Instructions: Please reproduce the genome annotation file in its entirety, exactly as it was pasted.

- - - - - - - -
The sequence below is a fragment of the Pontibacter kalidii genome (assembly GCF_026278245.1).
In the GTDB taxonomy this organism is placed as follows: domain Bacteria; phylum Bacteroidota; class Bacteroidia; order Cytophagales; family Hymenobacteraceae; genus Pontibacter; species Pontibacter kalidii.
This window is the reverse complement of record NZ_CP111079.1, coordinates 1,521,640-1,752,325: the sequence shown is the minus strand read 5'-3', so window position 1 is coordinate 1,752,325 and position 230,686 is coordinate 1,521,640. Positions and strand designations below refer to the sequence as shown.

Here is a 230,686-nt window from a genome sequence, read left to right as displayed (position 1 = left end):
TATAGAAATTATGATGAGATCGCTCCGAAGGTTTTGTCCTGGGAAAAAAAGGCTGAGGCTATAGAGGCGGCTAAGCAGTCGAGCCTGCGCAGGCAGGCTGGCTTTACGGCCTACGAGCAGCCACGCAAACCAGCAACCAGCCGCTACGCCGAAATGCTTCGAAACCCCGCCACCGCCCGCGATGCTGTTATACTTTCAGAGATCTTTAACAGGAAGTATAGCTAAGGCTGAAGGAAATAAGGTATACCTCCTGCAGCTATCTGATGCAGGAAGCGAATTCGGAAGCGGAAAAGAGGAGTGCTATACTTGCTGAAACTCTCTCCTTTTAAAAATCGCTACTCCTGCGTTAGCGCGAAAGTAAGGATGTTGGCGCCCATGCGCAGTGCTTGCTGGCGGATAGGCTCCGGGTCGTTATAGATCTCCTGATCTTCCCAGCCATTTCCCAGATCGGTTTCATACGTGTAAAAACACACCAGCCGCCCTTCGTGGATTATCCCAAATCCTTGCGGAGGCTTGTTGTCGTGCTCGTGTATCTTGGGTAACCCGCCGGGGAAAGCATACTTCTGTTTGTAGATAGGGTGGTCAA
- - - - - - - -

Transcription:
The sequence below is a fragment of the Pontibacter kalidii genome (assembly GCF_026278245.1).
In the GTDB taxonomy this organism is placed as follows: domain Bacteria; phylum Bacteroidota; class Bacteroidia; order Cytophagales; family Hymenobacteraceae; genus Pontibacter; species Pontibacter kalidii.
This window is the reverse complement of record NZ_CP111079.1, coordinates 1,521,640-1,752,325: the sequence shown is the minus strand read 5'-3', so window position 1 is coordinate 1,752,325 and position 230,686 is coordinate 1,521,640. Positions and strand designations below refer to the sequence as shown.

Here is a 230,686-nt window from a genome sequence, read left to right as displayed (position 1 = left end):
TATAGAAATTATGATGAGATCGCTCCGAAGGTTTTGTCCTGGGAAAAAAAGGCTGAGGCTATAGAGGCGGCTAAGCAGTCGAGCCTGCGCAGGCAGGCTGGCTTTACGGCCTACGAGCAGCCACGCAAACCAGCAACCAGCCGCTACGCCGAAATGCTTCGAAACCCCGCCACCGCCCGCGATGCTGTTATACTTTCAGAGATCTTTAACAGGAAGTATAGCTAAGGCTGAAGGAAATAAGGTATACCTCCTGCAGCTATCTGATGCAGGAAGCGAATTCGGAAGCGGAAAAGAGGAGTGCTATACTTGCTGAAACTCTCTCCTTTTAAAAATCGCTACTCCTGCGTTAGCGCGAAAGTAAGGATGTTGGCGCCCATGCGCAGTGCTTGCTGGCGGATAGGCTCCGGGTCGTTATAGATCTCCTGATCTTCCCAGCCATTTCCCAGATCGGTTTCATACGTGTAAAAACACACCAGCCGCCCTTCGTGGATTATCCCAAATCCTTGCGGAGGCTTGTTGTCGTGCTCGTGTATCTTGGGTAACCCGCCGGGGAAAGCATACTTCTGTTTGTAGATAGGGTGGTCAA